Topsham — More than 5 miles of new mountain biking trails near the Topsham transfer station off Townsend Way were unveiled Sunday morning.
Members of the Six Rivers New England Mountain Bike Association and Merrymeeting Wheelers Bicycle Club helped build the Topsham Ponds Mountain Biking Trails over the past year with support from Topsham’s transfer station and parks and recreation departments.
The trails wind through the roughly 180 acres the town owns near the transfer station off Foreside Road. There also are ponds on the property where the town holds annual fishing derbies. Parking and entry are to the left, just before the entrance to the transfer station.
Pam LeDuc, director of the Topsham Parks and Recreation Department, said bike enthusiasts met with the town a year ago to plan for a trails project. Local contractors Hunter Excavation and Cosmic Stone helped removed stumps.
The trails were built for anyone to use, said Transfer station director Ed Carone.
“I think it says a lot of the town and it says a lot for you people who have put this trail together because it is an amazing trail,” Carone said.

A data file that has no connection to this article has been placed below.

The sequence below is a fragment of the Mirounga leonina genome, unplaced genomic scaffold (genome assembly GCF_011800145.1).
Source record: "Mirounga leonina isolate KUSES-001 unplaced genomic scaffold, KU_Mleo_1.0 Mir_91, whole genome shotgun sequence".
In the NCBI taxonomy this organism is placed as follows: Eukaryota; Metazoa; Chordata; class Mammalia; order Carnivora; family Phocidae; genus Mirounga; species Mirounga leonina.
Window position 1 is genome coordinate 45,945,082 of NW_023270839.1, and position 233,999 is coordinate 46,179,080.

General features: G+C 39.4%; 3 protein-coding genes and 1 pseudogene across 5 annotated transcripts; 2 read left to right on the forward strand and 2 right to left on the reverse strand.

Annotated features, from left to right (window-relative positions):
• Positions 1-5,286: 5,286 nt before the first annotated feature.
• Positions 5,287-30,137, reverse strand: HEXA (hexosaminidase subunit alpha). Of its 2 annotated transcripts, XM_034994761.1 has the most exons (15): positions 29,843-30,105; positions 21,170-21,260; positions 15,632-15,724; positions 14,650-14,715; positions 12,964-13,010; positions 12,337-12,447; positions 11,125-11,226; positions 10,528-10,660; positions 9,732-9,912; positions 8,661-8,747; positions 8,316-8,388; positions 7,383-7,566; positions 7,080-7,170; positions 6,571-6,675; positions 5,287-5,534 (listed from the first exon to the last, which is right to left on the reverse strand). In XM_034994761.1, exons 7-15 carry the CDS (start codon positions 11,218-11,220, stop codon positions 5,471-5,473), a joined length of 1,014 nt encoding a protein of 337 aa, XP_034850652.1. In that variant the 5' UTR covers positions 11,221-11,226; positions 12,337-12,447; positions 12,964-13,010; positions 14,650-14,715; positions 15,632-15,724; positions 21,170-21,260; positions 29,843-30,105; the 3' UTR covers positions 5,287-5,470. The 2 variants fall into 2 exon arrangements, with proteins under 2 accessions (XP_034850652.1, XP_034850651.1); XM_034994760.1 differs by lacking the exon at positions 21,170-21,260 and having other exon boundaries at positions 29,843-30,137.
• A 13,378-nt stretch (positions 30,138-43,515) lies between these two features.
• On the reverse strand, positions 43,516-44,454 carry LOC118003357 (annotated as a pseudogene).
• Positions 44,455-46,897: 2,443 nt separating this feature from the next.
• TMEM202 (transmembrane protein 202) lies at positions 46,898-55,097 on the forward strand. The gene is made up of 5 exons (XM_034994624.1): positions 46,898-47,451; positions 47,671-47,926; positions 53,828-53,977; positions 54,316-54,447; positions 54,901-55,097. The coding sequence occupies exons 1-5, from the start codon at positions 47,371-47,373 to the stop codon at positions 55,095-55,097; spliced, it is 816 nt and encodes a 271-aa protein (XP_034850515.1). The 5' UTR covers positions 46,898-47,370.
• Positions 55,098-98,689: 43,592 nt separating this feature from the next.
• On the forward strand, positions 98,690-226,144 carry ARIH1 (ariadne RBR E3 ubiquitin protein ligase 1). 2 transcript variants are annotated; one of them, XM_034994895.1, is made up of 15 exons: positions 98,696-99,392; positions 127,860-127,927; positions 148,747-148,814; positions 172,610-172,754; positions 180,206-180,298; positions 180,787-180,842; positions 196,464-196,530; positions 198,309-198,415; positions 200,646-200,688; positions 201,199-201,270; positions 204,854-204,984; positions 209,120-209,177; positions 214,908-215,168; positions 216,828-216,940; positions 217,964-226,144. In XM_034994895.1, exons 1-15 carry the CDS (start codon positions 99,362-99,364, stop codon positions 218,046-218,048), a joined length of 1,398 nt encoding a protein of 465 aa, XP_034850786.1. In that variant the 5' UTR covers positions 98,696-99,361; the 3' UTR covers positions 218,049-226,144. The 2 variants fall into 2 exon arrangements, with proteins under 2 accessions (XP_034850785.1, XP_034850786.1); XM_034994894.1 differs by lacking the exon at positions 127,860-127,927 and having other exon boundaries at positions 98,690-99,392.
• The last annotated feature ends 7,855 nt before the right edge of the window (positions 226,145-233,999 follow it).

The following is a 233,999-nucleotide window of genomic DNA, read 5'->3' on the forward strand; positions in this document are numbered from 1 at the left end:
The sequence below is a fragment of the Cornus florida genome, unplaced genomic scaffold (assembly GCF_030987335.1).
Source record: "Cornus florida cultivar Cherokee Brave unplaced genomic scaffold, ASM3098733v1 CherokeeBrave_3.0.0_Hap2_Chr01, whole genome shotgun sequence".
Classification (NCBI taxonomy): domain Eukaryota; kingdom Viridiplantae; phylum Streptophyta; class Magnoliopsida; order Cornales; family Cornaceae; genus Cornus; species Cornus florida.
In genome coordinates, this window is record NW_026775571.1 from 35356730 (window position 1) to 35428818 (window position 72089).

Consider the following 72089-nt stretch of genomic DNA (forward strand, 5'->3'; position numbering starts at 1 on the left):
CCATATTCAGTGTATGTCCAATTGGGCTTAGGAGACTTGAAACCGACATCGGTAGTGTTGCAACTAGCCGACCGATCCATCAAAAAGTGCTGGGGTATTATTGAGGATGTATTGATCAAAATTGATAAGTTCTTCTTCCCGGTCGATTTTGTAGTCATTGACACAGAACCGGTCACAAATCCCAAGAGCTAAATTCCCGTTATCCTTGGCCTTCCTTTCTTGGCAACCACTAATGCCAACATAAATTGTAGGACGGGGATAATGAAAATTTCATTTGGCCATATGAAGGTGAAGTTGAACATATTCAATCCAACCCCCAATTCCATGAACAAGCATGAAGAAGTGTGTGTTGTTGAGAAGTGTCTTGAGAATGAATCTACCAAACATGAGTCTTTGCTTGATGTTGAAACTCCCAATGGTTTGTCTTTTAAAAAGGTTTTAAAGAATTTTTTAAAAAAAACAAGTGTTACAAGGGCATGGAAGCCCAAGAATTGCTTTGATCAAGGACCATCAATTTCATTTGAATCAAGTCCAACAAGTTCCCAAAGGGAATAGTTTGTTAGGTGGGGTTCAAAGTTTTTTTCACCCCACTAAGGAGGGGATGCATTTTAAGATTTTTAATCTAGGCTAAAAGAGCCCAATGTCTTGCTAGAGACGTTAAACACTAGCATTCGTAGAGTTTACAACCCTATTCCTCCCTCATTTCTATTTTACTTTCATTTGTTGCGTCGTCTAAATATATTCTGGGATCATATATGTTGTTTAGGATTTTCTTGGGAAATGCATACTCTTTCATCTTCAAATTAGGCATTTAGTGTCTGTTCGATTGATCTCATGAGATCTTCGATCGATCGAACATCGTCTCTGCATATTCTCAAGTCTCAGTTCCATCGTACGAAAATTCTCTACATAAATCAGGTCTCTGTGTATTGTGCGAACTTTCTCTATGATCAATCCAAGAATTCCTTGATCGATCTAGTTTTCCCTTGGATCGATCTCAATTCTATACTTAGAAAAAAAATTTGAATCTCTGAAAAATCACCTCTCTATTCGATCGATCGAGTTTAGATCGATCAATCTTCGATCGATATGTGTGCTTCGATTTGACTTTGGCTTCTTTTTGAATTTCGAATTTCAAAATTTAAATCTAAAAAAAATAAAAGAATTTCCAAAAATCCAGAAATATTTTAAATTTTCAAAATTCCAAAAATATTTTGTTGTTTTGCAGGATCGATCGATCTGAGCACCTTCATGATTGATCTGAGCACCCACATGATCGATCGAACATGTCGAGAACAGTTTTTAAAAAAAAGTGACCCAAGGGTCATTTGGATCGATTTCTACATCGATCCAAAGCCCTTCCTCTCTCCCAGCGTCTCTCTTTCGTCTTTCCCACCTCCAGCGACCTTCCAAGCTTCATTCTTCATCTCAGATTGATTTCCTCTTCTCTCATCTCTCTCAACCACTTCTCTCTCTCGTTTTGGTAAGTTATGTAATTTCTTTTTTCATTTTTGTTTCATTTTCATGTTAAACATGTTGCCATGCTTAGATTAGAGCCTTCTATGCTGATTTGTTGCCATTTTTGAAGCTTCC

Ernie Phillips, a Six Rivers NEMBA board member said Topsham Parks and Recreation offered its first youth cross country bicycle program this fall. Led by Six Rivers, the program drew 22 kids who rode the trails by the transfer station.
“This trail system was something we felt we needed — a beginner and novice trail system — for a more family-friendly (trail) to start getting people into the sport at a younger age,” he said.
Phillips said the group will continue to improve the trails and groom them in the winter.
Bicyclist Kevin Levasseur of Brunswick said the number of bicycle trails has multiplied in the past decade, “and it’s nice to see someone backing them and making them better.”
He was out bicycling on the new trails with his 8-year-old daughter Sunday and called the trails a tourist attraction.
“I use it as a choice of where I go,” Levasseur said.
A 2017 Outdoor Industry Association study found that American cyclists spent $83 billion a year on bicycling trips. They spent another $14 billion on retail spending for bikes and gear, the study found. That generated $6 billion in local and state taxes, $7 billion in federal taxes and 848,000 jobs.